When will we ever learn?

Thursday, September 15, 2005

Franklin Delano Roosevelt once responded to a question about his planned agenda by stating that his administration would "try something; and, if it doesn't work try something else." Unfortunately, the current trend in governing seems to be more inclined to "try something and, even if it doesn't work, keep doing it." Surely it is not too much to expect that our elected representatives would actually examine the consequences of their actions and try to learn from their mistakes. Based on three recent examples, there may be some small hope of that occurring.

In July, Toyota announced that it was rejecting the more generous incentives offered by various American states and locating its new manufacturing plant in Woodstock, ON. New York Times columnist Paul Krugman wrote that the decision was a slap in the face to those who argue that "government is the problem, not the solution." Pointing out that Ontario's highly skilled workforce was a principle attraction to the company, Krugman also gives a large share of the credit to Canada's health care system.

Canada's other big selling point is its national health insurance system, which saves auto manufacturers large sums in benefit payments compared with their costs in the United States…. Funny, isn't it? Pundits tell us that the welfare state is doomed by globalization, that programs like national health insurance have become unsustainable. But Canada's universal health insurance system is handling international competition just fine. It's our own system, which penalizes companies that treat their workers well, that's in trouble. For now, let me just point out that treating people decently is sometimes a competitive advantage. In America, basic health insurance is a privilege; in Canada, it's a right. And in the auto industry, at least, the good jobs are heading north.

Of course, many Canadians would question Krugman's assessment that our health care system is "just fine" (although, from the point of view of most Americans, it must look pretty damn good). The cuts to health care and the trend towards privatization that have become de rigeur since the mid-1990s present a very real threat not only to our health, but also to our economy. If we want to keep attracting investment, we have to stop the creeping Americanization of health care.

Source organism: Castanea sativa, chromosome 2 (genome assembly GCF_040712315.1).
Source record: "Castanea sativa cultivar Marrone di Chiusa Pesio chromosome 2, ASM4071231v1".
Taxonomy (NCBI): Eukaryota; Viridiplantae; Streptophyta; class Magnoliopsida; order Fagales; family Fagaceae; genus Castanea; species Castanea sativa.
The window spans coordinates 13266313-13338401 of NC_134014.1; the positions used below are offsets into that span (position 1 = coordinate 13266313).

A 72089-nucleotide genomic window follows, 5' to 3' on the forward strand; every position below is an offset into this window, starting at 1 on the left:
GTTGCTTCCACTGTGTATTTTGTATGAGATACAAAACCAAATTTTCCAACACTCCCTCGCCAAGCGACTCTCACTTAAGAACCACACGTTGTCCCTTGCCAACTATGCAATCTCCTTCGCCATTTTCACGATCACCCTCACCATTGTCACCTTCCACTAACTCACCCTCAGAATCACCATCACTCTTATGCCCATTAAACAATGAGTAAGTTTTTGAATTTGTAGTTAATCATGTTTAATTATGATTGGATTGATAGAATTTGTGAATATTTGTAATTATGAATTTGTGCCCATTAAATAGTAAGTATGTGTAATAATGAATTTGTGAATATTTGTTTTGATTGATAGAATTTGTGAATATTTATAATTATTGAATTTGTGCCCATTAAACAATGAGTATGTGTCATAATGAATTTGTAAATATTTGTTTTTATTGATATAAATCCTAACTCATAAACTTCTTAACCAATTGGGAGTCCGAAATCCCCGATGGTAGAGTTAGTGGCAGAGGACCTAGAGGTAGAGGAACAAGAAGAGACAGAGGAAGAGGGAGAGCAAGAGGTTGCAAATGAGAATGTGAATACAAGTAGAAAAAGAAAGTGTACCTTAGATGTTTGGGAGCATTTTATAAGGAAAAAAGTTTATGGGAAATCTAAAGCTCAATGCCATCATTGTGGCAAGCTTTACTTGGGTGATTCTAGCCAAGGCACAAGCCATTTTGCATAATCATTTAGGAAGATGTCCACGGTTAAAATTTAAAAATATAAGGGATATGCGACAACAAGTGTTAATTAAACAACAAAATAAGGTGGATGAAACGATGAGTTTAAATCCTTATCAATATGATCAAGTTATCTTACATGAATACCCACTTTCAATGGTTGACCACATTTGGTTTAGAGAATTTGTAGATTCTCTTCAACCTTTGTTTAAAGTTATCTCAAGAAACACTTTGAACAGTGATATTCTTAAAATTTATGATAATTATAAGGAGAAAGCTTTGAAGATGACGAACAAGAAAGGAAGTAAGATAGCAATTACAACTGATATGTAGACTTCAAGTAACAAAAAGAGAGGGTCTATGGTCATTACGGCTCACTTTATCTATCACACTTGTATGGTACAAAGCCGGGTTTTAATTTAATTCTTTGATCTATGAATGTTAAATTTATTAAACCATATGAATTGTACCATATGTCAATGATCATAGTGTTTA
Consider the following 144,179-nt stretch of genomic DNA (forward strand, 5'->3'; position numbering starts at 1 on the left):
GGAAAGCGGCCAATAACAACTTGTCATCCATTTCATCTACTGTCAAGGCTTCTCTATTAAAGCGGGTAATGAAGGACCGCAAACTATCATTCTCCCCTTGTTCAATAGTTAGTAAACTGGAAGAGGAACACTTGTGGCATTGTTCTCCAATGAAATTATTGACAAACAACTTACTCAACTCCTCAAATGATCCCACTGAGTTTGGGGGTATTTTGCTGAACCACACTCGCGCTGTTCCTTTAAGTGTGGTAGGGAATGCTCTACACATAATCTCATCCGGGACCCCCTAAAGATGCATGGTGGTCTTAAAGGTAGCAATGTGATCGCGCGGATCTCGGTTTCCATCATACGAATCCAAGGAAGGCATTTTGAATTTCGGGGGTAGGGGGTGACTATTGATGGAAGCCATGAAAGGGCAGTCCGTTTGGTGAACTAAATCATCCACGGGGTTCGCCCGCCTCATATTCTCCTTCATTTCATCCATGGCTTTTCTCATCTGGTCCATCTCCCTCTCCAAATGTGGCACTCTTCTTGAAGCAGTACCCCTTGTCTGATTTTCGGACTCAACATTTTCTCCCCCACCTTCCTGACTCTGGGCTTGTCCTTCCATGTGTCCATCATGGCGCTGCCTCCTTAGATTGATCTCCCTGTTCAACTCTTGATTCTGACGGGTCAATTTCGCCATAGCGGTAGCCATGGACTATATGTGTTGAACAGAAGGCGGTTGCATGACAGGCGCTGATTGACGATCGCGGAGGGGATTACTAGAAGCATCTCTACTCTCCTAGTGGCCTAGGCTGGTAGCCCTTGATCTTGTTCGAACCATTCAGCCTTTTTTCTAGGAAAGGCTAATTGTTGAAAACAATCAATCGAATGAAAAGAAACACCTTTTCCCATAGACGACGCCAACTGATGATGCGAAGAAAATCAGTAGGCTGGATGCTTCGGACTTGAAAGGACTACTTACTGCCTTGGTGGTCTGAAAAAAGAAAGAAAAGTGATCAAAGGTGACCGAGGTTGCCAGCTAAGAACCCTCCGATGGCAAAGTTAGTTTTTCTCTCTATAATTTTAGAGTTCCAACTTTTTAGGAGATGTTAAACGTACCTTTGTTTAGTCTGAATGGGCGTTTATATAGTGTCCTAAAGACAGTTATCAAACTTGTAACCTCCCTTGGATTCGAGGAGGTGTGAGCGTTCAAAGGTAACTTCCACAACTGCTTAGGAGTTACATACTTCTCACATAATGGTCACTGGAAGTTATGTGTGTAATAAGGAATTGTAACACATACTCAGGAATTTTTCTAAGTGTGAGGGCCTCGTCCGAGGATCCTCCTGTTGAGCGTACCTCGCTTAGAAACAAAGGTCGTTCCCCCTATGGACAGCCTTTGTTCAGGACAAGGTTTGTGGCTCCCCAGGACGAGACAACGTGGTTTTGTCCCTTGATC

A surprising report release last week TD Bank also offers a lesson to governments, should governments be prepared to listen. The report, prepared by TD Economics on behalf of the Task Force for Modernizing Income Security for Working Age Adults, notes that "While Canadian governments have made great strides in recent years in improving the financial security of children and senior citizens, the needs of low-income working age adults have been comparatively neglected. There is overwhelming evidence that current policies and programs do little to support adults in gaining economic independence and forming a stable attachment to the labour force - and, in some cases, run contrary to this objective."

Don Drummond, Senior Vice President and Chief Economist of TD Bank Financial Group, was critical of the "reforms" made by the Harris government. "The provincial government defended the measures on the grounds that they would help nudge more adults into workforce, thereby laying the groundwork for a more enduring solution to the problem of poverty. But, while welfare caseloads did fall in the ensuing years, a closer look at the data suggests the real driver was fewer people being able to get on welfare - not the intended exodus of welfare recipients into the workforce."

Remember, this is the TD Bank talking, right from the corner of King and Bay. When even Bay Street is telling governments that their welfare system is punitive and counter-productive, it seems possible that maybe, just maybe, governments will listen.

The third and perhaps most obvious example is the devastation caused by Hurricane Katrina. While there is evidence to suggest that global warming may be responsible for the statistical increase in the number and severity of hurricanes, it has been the response to the disaster that has generated considerable hope for a turnaround in American politics. For example, even Lt. Gen. Steven Blum, chief of the National Guard Bureau, has said that the fact that most of the National Guard members from Mississippi and Louisiana (along with thousands of helicopters which could have been used for the rescue mission) are currently deployed in Iraq held back the response time by days. "Had that brigade been at home and not in Iraq, their expertise and capabilities could have been brought to bear," said Blum.

Moreover, the resources that could have been used to shore up the levees (the ones that President Bush tried - not very successfully - to argue that "no one" foresaw being breached) have been squandered on a war that has made life worse in Iraq while doing nothing to stop terrorism. They've also been squandered on tax cuts. In the aftermath of the hurricane, Americans are now openly talking about issues of race, of class and of income distribution. And, equally importantly, the media are actually starting to ask questions for the first time since the Bush's election, er, appointment as President.

While I have no illusions about Bush and his administration changing their mind about what they want to do in office, I'm growing hopeful that growing public pressure will at least force them to act differently. That would the next best thing to an actual lesson learned.

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